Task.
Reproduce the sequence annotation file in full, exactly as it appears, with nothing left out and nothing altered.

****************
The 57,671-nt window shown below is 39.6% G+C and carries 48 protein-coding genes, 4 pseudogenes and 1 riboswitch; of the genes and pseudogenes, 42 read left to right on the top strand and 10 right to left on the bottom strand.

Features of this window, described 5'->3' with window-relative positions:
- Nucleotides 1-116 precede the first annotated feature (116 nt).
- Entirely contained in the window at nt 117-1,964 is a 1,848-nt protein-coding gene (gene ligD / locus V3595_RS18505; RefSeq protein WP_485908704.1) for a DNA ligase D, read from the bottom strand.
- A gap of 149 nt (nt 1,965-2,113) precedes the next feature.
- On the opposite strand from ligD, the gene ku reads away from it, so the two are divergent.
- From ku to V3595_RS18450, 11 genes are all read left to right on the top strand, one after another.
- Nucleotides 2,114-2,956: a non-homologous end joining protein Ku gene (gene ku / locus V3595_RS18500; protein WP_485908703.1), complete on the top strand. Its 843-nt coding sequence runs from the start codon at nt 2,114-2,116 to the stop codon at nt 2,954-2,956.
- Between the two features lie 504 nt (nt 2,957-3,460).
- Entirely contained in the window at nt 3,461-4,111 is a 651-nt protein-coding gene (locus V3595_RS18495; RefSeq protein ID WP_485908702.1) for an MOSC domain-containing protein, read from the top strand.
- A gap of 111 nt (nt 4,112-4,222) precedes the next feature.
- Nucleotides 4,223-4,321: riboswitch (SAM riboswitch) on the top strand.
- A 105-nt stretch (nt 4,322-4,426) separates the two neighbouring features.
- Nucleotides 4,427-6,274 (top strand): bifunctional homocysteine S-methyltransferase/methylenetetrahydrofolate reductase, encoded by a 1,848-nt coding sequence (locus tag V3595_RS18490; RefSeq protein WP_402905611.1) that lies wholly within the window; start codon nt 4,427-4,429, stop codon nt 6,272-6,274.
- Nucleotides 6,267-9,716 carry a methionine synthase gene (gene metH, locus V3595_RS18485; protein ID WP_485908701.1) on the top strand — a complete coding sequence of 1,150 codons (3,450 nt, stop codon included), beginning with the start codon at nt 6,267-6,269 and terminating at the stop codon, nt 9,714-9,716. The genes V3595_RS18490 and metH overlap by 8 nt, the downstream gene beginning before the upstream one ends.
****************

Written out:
The 57,671-nt window shown below is 39.6% G+C and carries 48 protein-coding genes, 4 pseudogenes and 1 riboswitch; of the genes and pseudogenes, 42 read left to right on the top strand and 10 right to left on the bottom strand.

Features of this window, described 5'->3' with window-relative positions:
- Nucleotides 1-116 precede the first annotated feature (116 nt).
- Entirely contained in the window at nt 117-1,964 is a 1,848-nt protein-coding gene (gene ligD / locus V3595_RS18505; RefSeq protein WP_485908704.1) for a DNA ligase D, read from the bottom strand.
- A gap of 149 nt (nt 1,965-2,113) precedes the next feature.
- On the opposite strand from ligD, the gene ku reads away from it, so the two are divergent.
- From ku to V3595_RS18450, 11 genes are all read left to right on the top strand, one after another.
- Nucleotides 2,114-2,956: a non-homologous end joining protein Ku gene (gene ku / locus V3595_RS18500; protein WP_485908703.1), complete on the top strand. Its 843-nt coding sequence runs from the start codon at nt 2,114-2,116 to the stop codon at nt 2,954-2,956.
- Between the two features lie 504 nt (nt 2,957-3,460).
- Entirely contained in the window at nt 3,461-4,111 is a 651-nt protein-coding gene (locus V3595_RS18495; RefSeq protein ID WP_485908702.1) for an MOSC domain-containing protein, read from the top strand.
- A gap of 111 nt (nt 4,112-4,222) precedes the next feature.
- Nucleotides 4,223-4,321: riboswitch (SAM riboswitch) on the top strand.
- A 105-nt stretch (nt 4,322-4,426) separates the two neighbouring features.
- Nucleotides 4,427-6,274 (top strand): bifunctional homocysteine S-methyltransferase/methylenetetrahydrofolate reductase, encoded by a 1,848-nt coding sequence (locus tag V3595_RS18490; RefSeq protein WP_402905611.1) that lies wholly within the window; start codon nt 4,427-4,429, stop codon nt 6,272-6,274.
- Nucleotides 6,267-9,716 carry a methionine synthase gene (gene metH, locus V3595_RS18485; protein ID WP_485908701.1) on the top strand — a complete coding sequence of 1,150 codons (3,450 nt, stop codon included), beginning with the start codon at nt 6,267-6,269 and terminating at the stop codon, nt 9,714-9,716. The genes V3595_RS18490 and metH overlap by 8 nt, the downstream gene beginning before the upstream one ends.